4. I once went on a blind date to some sort of holiday festival. The guy was awkward but really nice. All of a sudden, he said he wanted to check out what was going on at the other end and he’d be back. I thought it was weird, but went with it. Ten minutes later, I got a text from him saying, “I don’t know. Some girls kiss on the first date, right?” Clearly, this text message was not meant for me. He came back a few minutes later and I realized I would not be able to ignore this, as eventually he would look at his phone and see what had happened. I handed him the phone. He grabbed it with a blank smile, but as soon as he began reading the text message, his face morphed into an expression of sheer terror as he tried to figure out what was going on. “Wait, what? How did you..?” he fumbled.  “Oh… Oh.” When he understood, his face read utter defeat. In the end, I gave him a pity kiss. Unfortunately, he thought that meant we were in a relationship, which made the inevitable end to this story much more painful.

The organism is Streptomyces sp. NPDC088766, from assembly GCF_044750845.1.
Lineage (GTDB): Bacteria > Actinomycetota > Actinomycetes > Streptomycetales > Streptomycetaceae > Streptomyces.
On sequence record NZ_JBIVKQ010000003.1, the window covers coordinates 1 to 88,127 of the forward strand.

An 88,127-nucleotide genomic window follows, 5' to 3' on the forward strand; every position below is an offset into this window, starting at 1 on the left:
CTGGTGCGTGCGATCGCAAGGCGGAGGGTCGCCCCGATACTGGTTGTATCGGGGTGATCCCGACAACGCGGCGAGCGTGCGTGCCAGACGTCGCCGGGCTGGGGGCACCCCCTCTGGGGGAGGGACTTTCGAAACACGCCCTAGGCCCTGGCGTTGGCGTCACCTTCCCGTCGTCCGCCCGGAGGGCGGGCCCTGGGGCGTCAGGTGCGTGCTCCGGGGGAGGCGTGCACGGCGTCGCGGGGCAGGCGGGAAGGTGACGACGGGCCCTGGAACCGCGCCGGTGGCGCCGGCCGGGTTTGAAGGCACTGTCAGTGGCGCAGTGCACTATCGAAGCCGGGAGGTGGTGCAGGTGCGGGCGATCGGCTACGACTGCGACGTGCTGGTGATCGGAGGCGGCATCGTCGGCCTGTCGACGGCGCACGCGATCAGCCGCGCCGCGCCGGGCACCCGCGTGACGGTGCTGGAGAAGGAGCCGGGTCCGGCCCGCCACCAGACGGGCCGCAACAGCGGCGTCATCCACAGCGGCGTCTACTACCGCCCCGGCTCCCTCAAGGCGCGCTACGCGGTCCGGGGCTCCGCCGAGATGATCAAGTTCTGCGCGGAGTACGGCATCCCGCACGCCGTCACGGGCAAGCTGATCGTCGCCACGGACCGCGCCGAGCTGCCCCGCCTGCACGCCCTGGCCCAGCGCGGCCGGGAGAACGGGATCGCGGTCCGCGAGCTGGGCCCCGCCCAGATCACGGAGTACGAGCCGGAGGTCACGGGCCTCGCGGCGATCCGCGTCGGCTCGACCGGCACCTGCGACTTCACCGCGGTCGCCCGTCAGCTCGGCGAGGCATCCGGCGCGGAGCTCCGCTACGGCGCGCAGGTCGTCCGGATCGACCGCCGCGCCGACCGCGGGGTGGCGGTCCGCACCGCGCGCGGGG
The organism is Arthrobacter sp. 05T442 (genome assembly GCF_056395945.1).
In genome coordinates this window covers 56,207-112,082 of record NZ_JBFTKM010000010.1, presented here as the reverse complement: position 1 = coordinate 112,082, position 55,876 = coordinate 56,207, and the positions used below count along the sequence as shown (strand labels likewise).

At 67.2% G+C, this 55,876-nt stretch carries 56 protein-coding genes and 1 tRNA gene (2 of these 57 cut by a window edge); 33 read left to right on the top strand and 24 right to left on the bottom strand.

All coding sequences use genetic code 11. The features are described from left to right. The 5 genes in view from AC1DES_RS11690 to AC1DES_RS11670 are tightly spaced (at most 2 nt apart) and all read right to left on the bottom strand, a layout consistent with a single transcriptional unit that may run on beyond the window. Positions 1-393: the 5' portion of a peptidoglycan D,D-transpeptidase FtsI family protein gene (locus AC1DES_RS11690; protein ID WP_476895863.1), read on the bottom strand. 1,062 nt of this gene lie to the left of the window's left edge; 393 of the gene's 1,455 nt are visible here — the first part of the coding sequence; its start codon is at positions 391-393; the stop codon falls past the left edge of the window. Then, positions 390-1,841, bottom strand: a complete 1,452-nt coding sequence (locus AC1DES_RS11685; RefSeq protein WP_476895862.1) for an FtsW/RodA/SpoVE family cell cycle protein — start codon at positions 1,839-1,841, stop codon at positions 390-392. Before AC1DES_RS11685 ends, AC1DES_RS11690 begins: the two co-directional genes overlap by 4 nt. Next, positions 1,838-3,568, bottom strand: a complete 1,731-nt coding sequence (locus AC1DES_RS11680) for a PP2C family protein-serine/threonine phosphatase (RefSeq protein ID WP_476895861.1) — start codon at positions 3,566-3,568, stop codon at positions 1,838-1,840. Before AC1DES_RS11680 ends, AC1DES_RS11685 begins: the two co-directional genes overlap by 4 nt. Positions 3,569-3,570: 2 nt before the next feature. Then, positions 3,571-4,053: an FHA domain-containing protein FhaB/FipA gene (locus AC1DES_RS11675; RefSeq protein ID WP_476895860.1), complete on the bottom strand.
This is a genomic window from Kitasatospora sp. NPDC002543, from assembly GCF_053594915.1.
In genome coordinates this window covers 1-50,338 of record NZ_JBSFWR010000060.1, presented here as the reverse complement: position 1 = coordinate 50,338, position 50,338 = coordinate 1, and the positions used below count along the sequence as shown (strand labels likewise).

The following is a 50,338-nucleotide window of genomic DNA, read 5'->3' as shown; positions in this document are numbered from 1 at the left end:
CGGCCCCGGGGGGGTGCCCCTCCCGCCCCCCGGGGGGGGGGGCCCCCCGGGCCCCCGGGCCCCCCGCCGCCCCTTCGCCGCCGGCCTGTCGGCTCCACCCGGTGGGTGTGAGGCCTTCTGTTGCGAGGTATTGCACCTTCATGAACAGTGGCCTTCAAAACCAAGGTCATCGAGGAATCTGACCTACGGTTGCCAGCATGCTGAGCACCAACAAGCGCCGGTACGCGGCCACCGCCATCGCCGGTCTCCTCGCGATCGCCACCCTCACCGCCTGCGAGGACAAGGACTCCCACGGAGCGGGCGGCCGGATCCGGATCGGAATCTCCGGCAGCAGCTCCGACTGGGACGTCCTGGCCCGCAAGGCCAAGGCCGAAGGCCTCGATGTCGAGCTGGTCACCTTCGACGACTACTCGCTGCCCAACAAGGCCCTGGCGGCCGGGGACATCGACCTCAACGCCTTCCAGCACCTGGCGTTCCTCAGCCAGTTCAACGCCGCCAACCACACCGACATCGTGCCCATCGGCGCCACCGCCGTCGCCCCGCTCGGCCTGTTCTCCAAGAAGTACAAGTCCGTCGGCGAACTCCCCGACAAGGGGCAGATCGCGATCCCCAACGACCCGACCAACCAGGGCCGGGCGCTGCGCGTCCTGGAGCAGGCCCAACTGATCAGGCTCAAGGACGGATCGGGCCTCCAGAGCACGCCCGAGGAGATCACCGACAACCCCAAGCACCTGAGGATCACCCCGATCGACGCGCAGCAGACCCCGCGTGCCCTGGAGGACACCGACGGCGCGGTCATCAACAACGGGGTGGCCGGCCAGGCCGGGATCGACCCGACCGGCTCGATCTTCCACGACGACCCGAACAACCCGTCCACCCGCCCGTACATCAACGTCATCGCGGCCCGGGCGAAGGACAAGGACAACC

5. When I was a freshman in college, a guy I barely knew invited me to grab lunch at a local diner. Everything was going fine until he decided to propose to me (ring and all) as I was taking a bite of my grilled cheese sandwich. I thought he was kidding at first, and I started to laugh, but he immediately looked crestfallen, and I realized he was serious. He said something about love at first sight, and something else about fate and carrying around his mother’s ring “just in case.” I turned him down, but I’m pretty sure he got married before he graduated college. (If at first you don’t succeed…)

Now it’s your turn. Think you’ve really had the worst date ever? Send us your story and, if we like it, we’ll post it in the lobby at New Writers Now! – Mad Love. Audience members will vote on their favorite. To be included in the contest, email your best story of angst and betrayal to lharbison@yptdc.org by Friday, February 10.

Liza
Communications and Graphic Design Associate

What’s So Great About YPT? Ask the Students.